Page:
A busy spot during brunch time, Larry's is an English-inspired restaurant known for serving meats butchered next door at their butchery that crafts some amazing charcuterie. Every dish is an inventive take on a classic no-frills dish found in the UK. Try their smoked salmon and deviled eggs or their baked eggs with celery root and mushrooms. If you’re looking to get really down to earth, their bubble and squeak (a cabbage and potato-based dish) is an essential part of any English breakfast.

12. Aux Vivres

Known for being the first vegan restaurant in the city, Aux Vivres has been serving meat- and dairy-free food to the Mile End since 1997. It’s grown in popularity tremendously since—you’ve probably seen its signature packaged sandwiches and bottled dressings at numerous vendors around the city. While their whole menu is full of filling meat and dairy substitutes, their brunch offerings are particularly notable with huevos rancheros made with tofu scramble or their golden pancakes topped with cashew cream.


13. KazaMaza

This Park Avenue gem does Middle Eastern cuisine fantastically. It’s known best for its mezzes; pick three or five dishes from a list of 11 that includes hummus, baba ghanouj and labne. While this is undoubtedly the best route for a vegetarian-heavy crowd, KazaMaza also serves a number of meat dishes like keftas (minced lamb skewers) and mazwats (braised lamb shanks). The fatteh, above everything else, reigns supreme here with its layers of baked pita, hummus and meat with a drizzling of pomegranate.

14. Milos

One of the city’s best Greek restaurants is in the Mile End. Located on Park Avenue, this restaurant is on the pricier end, but its whole grilled fish and seafood dishes are well worth it. While Milos serves delicious plates of lobster and calamari, the one dish critics and loyal patrons alike can’t stop talking about is the Milos special, an ornate pile of fried zucchini slices topped with tzatziki sauce and fried saganaki cheese.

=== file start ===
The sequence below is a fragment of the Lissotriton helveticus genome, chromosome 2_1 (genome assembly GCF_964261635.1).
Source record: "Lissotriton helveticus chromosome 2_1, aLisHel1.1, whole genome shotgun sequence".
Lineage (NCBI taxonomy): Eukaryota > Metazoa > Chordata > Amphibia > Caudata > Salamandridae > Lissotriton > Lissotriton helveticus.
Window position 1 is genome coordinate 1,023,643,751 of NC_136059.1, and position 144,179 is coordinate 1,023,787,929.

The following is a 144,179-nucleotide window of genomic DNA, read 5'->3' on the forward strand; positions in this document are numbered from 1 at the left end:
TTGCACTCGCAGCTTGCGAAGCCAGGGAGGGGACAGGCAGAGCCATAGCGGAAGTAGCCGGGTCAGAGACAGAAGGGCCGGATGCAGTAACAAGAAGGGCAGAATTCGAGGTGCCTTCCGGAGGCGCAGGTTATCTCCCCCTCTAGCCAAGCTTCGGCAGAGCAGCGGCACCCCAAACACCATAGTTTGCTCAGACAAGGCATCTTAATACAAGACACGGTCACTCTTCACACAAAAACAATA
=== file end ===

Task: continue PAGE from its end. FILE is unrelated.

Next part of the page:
15. Mythos

Another noteworthy hub for Greek food on Park Avenue, Mythos is a vibrant spot best visited during the summer when their terrasse is open and there’s space to empty outside after dancing to their live music late into the night. Indulge in any number of melt-in-your-mouth authentic Greek offerings like spanakopita and stuffed vine leaves. This spot is also great for groups, giving parties an option between two different set menus at $52 and $60 per person.

16. Bar Henrietta

Located among the many trendy boutiques that line Laurier Street West, Bar Henrietta is easily distinguishable by the warm ball-shaped chandeliers that line its perimeter. While this spot is first and foremost a bar that serves an array of well-picked wines and cocktails, it also boasts a bountiful Portuguese-leaning food menu that betrays the size of their kitchen. Expect fresh oysters, squid ink rice, and numerous bright and refreshing salads as well.


17. Tsukuyomi

This trendy Japanese restaurant on the corner of Fairmount Avenue and St-Laurent Boulevard is highly regarded for its ramen. Its interior is quaint and homey with its wood furnishings and colourful tiled walls, and its service is quick and simple: Ramen orders are taken via little slips of paper and are served within minutes, making this an easy go-to for a quick lunch out.